|No, what I meant was that I thought "natural" in natural selection limited the theory to being driven by random genetic mutations. I didn't think scientst were open to the selections being made by God.|
Not when they are doing science, because science cannot work with the supernatural. We have no way to measure, observe, detect, or even determine the existence of the supernatural, therefore we have no way to test any hypothesis which is based on supernatural forces or on the intervention of supernatural entities. The supernatural simply has no place in science because science cannot work with it.
That does mean that science requires everyone to renounce personal belief in the supernatural, contrary to what IDists falsely claim. Science only requires that supernaturalistic hypothesis not be used in scientific work. Therefore, a scientist can very well work with natural selection while at the same time independently holding a personal belief that his god might have nudged it at the right times to bring about the world that we see before us.
My point was that, since your theology should have taught you that God had created the universe, along with the Laws of Nature, that the fact that the world runs in accordance with those very Laws does not necessarily leave God out of it. For decades I have seen creationists claim that if evolution is true, then God does not exist. And for decades I have seen former creationists become atheists when they discover that their creationism is indeed wrong, just as their creationism had taught them to do.
But when that happens, it's not science and evolution that had turned them into atheists, but rather it was their own theology that had demanded their deconversion. Therefore, the question to ask is not whether science and evolution necessitate atheism, but rather whether those creationist theologies are correct in requiring atheism.
BTW, the probabilities you have been raising have nothing to do with natural selection, nor is natural selection driven by mutation. You need to study more and to learn what evolution is and how evolutionary theory says it works. Until you have learned how evolution works, you will be unable to devise a mathematical model that can even begin to describe it.
Here's an extremely rough and incomplete outline:
1. A population exists. That population's gene pool (the genomes of all its members) contains a degree of variability; ie, its members are not genetically identical to each other. This is genetic variability.
2. Members of the population go about their daily business of trying to survive. They may or may not be aided (nurtured) by their parents or other kin. In general, those who are better able to survive will have a better probability of surviving to the point where they can reproduce. This is natural selection; it acts to lessen genetic variability.
3. The population reproduces. This creates offspring who are very similar to their parents, the survivors, and so they generally possess those traits that had helped their parents to survive. Yet they are also slightly different from their parents, so some may not have all the survival traits of their parents while some may have slightly better survival traits. This is reproduction, which also helps to increase genetic variability.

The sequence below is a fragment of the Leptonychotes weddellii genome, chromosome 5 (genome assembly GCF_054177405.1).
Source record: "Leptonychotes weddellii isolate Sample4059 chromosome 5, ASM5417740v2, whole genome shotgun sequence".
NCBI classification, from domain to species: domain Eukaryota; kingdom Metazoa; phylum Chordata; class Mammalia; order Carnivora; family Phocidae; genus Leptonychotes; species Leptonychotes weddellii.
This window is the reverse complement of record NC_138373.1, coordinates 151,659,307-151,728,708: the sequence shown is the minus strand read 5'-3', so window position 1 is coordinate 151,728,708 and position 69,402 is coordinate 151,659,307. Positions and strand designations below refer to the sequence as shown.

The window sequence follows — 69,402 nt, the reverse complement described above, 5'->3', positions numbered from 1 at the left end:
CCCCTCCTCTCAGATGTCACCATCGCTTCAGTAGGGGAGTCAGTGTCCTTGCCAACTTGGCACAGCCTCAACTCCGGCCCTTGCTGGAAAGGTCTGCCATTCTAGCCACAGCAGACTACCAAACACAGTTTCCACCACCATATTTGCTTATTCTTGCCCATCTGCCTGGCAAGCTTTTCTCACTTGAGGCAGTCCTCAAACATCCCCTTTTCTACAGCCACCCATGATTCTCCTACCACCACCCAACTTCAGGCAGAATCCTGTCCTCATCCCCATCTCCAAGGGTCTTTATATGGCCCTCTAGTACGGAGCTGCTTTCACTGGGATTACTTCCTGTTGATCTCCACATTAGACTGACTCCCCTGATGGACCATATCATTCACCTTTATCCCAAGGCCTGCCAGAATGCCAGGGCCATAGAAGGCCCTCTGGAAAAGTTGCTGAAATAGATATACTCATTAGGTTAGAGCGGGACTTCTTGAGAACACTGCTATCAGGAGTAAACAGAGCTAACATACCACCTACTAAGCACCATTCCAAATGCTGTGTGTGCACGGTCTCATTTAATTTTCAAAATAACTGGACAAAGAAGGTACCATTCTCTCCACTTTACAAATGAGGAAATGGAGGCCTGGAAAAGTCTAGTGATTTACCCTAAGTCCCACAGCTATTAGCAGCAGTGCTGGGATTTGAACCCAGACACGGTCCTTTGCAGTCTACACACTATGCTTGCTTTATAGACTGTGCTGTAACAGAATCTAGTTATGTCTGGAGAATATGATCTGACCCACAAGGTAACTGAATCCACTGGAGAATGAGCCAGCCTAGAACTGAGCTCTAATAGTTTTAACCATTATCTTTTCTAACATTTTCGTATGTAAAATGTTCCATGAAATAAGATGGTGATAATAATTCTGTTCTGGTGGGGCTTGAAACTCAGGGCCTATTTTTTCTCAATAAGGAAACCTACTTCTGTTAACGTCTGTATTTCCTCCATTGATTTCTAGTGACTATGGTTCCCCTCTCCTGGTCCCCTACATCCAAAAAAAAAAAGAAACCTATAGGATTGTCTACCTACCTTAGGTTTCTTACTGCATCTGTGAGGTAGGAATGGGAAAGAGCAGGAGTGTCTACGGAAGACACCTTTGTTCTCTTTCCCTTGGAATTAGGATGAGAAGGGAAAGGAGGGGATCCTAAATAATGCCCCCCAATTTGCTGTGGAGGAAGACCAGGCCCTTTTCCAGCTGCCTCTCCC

The probability "problem" you pose only deals with increasing genetic variability, not with natural selection. Any viable probability model you devise for evolution will need to deal with both aspects.
|But I just wanted to comment that some people have written in this thread that there is no hope for using probability against TOE, but you wrote that there is some hope, if the models are sound and you do the math. |
Actually, what I've been advising is that the only hope you could possibly have of succeeding in your endeavor is if you were to do what no other creationist has ever done: devise a valid model that does accurately model evolution and do the math.
However, I am quite sure that such a model will demonstrate to you that probability does not provide any argument against evolution. That is why I had tried to prepare you to examine your reasons for trying to disprove evolution in the first place, that being your theology.
|And one other point about probability is that it is most powerful when used over a large number of trials, right? Like a string of 10 coin tosses could easily give a 70 or 80% heads result. But a million tosses would give a 50/50 result. Works for casinos, that's for sure. So with natural selection, if probability is going to be brought to bear, it would be better to use it in that way. |
No, probability works for any number of trials. It is for the larger numbers of trials that we should see the anticipated probability distributions appear. And since the probability distributions of their games do favor the house -- however slightly in some cases -- , that is indeed how casinos make a living. It is in the smaller numbers of trials that one might be able to "beat the odds", but in the long run the house always wins.
The thing with using probability to model evolution is that we need to do so accurately. Which involves populations and generations.
Gotta run now.
Edited by dwise1, : No reason given.
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